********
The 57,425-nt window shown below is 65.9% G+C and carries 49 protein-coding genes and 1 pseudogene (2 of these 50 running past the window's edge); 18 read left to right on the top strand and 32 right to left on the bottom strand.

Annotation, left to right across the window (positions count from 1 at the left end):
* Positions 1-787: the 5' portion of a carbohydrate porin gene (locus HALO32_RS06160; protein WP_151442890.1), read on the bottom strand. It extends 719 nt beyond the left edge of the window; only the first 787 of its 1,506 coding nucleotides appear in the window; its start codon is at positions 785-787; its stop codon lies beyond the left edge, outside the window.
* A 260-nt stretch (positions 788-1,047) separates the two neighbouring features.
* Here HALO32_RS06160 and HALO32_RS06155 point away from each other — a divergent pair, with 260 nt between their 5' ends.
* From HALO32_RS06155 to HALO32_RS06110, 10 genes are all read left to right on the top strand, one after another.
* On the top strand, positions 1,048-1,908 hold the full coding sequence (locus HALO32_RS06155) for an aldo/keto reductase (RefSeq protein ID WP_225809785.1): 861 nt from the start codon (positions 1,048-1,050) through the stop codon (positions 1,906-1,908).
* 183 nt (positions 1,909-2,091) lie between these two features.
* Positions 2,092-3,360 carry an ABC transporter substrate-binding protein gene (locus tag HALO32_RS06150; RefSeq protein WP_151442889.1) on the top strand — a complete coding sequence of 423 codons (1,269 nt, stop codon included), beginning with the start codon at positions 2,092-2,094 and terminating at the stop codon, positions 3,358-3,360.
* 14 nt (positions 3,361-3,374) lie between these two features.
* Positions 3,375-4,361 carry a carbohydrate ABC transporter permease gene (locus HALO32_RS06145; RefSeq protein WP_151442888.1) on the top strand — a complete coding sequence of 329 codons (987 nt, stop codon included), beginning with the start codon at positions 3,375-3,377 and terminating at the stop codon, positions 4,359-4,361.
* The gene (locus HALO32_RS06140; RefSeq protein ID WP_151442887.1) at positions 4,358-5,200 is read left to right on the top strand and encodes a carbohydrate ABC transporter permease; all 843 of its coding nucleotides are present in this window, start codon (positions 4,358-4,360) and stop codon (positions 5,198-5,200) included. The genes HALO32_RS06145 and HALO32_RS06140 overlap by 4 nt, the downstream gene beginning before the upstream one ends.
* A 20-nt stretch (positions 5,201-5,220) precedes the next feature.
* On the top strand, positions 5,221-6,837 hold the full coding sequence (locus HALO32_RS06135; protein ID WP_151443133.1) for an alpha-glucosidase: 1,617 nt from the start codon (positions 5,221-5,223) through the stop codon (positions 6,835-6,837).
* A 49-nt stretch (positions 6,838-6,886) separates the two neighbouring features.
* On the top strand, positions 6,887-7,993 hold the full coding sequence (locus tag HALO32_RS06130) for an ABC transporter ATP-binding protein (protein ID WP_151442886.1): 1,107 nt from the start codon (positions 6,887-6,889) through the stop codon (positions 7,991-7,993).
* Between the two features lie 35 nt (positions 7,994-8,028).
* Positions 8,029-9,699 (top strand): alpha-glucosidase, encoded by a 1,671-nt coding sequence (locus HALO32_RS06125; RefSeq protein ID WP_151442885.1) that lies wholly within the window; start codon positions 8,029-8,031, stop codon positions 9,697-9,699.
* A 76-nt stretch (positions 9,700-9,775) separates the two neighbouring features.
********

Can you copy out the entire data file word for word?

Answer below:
The 57,425-nt window shown below is 65.9% G+C and carries 49 protein-coding genes and 1 pseudogene (2 of these 50 running past the window's edge); 18 read left to right on the top strand and 32 right to left on the bottom strand.

Annotation, left to right across the window (positions count from 1 at the left end):
* Positions 1-787: the 5' portion of a carbohydrate porin gene (locus HALO32_RS06160; protein WP_151442890.1), read on the bottom strand. It extends 719 nt beyond the left edge of the window; only the first 787 of its 1,506 coding nucleotides appear in the window; its start codon is at positions 785-787; its stop codon lies beyond the left edge, outside the window.
* A 260-nt stretch (positions 788-1,047) separates the two neighbouring features.
* Here HALO32_RS06160 and HALO32_RS06155 point away from each other — a divergent pair, with 260 nt between their 5' ends.
* From HALO32_RS06155 to HALO32_RS06110, 10 genes are all read left to right on the top strand, one after another.
* On the top strand, positions 1,048-1,908 hold the full coding sequence (locus HALO32_RS06155) for an aldo/keto reductase (RefSeq protein ID WP_225809785.1): 861 nt from the start codon (positions 1,048-1,050) through the stop codon (positions 1,906-1,908).
* 183 nt (positions 1,909-2,091) lie between these two features.
* Positions 2,092-3,360 carry an ABC transporter substrate-binding protein gene (locus tag HALO32_RS06150; RefSeq protein WP_151442889.1) on the top strand — a complete coding sequence of 423 codons (1,269 nt, stop codon included), beginning with the start codon at positions 2,092-2,094 and terminating at the stop codon, positions 3,358-3,360.
* 14 nt (positions 3,361-3,374) lie between these two features.
* Positions 3,375-4,361 carry a carbohydrate ABC transporter permease gene (locus HALO32_RS06145; RefSeq protein WP_151442888.1) on the top strand — a complete coding sequence of 329 codons (987 nt, stop codon included), beginning with the start codon at positions 3,375-3,377 and terminating at the stop codon, positions 4,359-4,361.
* The gene (locus HALO32_RS06140; RefSeq protein ID WP_151442887.1) at positions 4,358-5,200 is read left to right on the top strand and encodes a carbohydrate ABC transporter permease; all 843 of its coding nucleotides are present in this window, start codon (positions 4,358-4,360) and stop codon (positions 5,198-5,200) included. The genes HALO32_RS06145 and HALO32_RS06140 overlap by 4 nt, the downstream gene beginning before the upstream one ends.
* A 20-nt stretch (positions 5,201-5,220) precedes the next feature.
* On the top strand, positions 5,221-6,837 hold the full coding sequence (locus HALO32_RS06135; protein ID WP_151443133.1) for an alpha-glucosidase: 1,617 nt from the start codon (positions 5,221-5,223) through the stop codon (positions 6,835-6,837).
* A 49-nt stretch (positions 6,838-6,886) separates the two neighbouring features.
* On the top strand, positions 6,887-7,993 hold the full coding sequence (locus tag HALO32_RS06130) for an ABC transporter ATP-binding protein (protein ID WP_151442886.1): 1,107 nt from the start codon (positions 6,887-6,889) through the stop codon (positions 7,991-7,993).
* Between the two features lie 35 nt (positions 7,994-8,028).
* Positions 8,029-9,699 (top strand): alpha-glucosidase, encoded by a 1,671-nt coding sequence (locus HALO32_RS06125; RefSeq protein ID WP_151442885.1) that lies wholly within the window; start codon positions 8,029-8,031, stop codon positions 9,697-9,699.
* A 76-nt stretch (positions 9,700-9,775) separates the two neighbouring features.